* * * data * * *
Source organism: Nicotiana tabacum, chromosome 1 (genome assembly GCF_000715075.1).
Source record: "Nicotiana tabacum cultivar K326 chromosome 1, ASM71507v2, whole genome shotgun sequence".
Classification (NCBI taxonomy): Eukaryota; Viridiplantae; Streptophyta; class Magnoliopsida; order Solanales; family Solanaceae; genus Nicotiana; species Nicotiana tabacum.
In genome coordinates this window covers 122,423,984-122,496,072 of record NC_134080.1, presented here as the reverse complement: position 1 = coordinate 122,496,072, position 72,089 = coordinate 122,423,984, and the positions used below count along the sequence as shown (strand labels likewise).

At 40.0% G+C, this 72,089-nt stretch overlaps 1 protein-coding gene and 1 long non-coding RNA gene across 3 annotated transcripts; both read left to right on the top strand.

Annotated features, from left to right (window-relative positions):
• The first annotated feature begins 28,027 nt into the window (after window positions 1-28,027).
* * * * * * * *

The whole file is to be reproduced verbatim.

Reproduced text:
Source organism: Nicotiana tabacum, chromosome 1 (genome assembly GCF_000715075.1).
Source record: "Nicotiana tabacum cultivar K326 chromosome 1, ASM71507v2, whole genome shotgun sequence".
Classification (NCBI taxonomy): Eukaryota; Viridiplantae; Streptophyta; class Magnoliopsida; order Solanales; family Solanaceae; genus Nicotiana; species Nicotiana tabacum.
In genome coordinates this window covers 122,423,984-122,496,072 of record NC_134080.1, presented here as the reverse complement: position 1 = coordinate 122,496,072, position 72,089 = coordinate 122,423,984, and the positions used below count along the sequence as shown (strand labels likewise).

At 40.0% G+C, this 72,089-nt stretch overlaps 1 protein-coding gene and 1 long non-coding RNA gene across 3 annotated transcripts; both read left to right on the top strand.

Annotated features, from left to right (window-relative positions):
• The first annotated feature begins 28,027 nt into the window (after window positions 1-28,027).